Advertisers insert themselves into the day to day
In 2012, we saw how seemingly small everyday interactions paid off in a big way for major advertisers such as Coca-Cola, Kraft/Mondelez and Unilever. Oreo's "Daily Twist" campaign created big buzz in the media and nurtured a new generation of fans for the iconic cookie. Coca-Cola brought its "Open Happiness" platform to Facebook with brainteasers that led to fun-filled sitelets while Unilever's Ragu talked to both parents and kids with irreverent campaigns about parents' feeding issues and childhood trauma. Even brands like Old Spice and Taco Bell engaged in social-media fisticuffs, duking it out over Twitter -- how much more human can advertisers get than that? We're excited to find out.
The rise of branded experiences
The last year ushered in an exponential rise in branded experiences and stunts, which we predict will get even more ambitious and meaningful. The power of digital has increased agencies' and brands appetite for commanding attention in the real world -- via a clever vending machine, an elevator hack, an ambitious food fair or a music festival, as such experiences provide fuel for social-media fodder.
Chipotle, for example, captured the Grammys TV audience with the endearing "Back to the Start" animated film, and then brought meat to its message by forming the Cultivate Foundation and sponsoring a series of concerts and events around to support sustainable farming. A-B resurrected its Budweiser Superfest via a new partnership with Jay-Z, who headlined and curated a summer music fest "Made in America" in Philadelphia, to be made into a Hollywood film by Ron Howard and Brian Grazer. And Absolut, which just named Sid Lee its global lead agency, will be looking at the circus -- specifically, Cirque du Soleil, which is a stakeholder in the agency -- as a model for its next campaign, which, as Ad Age reported, is expected to include branded content along with a touring show.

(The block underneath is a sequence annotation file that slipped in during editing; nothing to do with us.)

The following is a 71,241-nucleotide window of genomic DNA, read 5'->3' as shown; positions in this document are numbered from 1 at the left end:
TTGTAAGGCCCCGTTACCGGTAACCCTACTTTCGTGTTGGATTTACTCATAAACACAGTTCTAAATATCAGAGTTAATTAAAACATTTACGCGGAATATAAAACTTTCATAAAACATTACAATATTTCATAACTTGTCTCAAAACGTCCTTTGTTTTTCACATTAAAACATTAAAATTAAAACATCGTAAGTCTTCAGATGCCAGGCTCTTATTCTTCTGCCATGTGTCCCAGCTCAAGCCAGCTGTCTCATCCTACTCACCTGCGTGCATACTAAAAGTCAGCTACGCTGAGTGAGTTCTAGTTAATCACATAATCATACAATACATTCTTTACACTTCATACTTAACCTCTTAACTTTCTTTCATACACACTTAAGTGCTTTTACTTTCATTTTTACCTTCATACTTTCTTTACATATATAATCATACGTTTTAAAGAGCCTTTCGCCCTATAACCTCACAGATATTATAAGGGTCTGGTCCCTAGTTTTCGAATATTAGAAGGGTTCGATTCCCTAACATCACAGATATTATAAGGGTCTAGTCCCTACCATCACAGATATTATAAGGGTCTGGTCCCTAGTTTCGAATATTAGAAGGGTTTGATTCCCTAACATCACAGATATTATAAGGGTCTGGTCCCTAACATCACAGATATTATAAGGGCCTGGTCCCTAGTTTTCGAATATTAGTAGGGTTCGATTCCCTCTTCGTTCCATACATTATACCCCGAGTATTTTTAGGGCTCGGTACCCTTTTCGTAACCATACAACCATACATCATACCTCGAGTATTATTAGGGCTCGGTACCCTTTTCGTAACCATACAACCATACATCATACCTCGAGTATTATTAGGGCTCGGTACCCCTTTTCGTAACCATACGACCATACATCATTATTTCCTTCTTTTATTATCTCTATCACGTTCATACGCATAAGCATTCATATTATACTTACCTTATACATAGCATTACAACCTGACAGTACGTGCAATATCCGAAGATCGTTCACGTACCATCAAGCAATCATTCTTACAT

Production: streamlined, for better or worse
Advancements in digital offerings, the globalization of marketing ideas and the increasing pressure from clients to cut costs and provide more integrated-marketing packages are streamlining production. While agencies have increasingly brought production in-house, companies like Interpublic's McCann Worldgroup formalized and expanded on the idea. It launched Craft Worldwide, a business unit that combines print studios, editing, digital and TV work and boasts an arsenal of skilled production craft talent.
One of the trends driving this formalization of production is that the boundaries of media have become more blurred, and a division such as Craft is "bringing them together," said Fred Schuster, CEO of Craft. But no doubt keeping production costs down is an impetus as well. This type of structure is meant to deal with high-volume work, so whether it will produce the level of talent that comes out of independent production shops remains to be seen.
Streamlining is affecting specific areas of production as well, such as music. Take Jingle Punks, the New York startup that has its own Pandora-like searchable song library that lets users type in moods or genres to find licensed music -- using technology to do what music supervisors have traditionally done.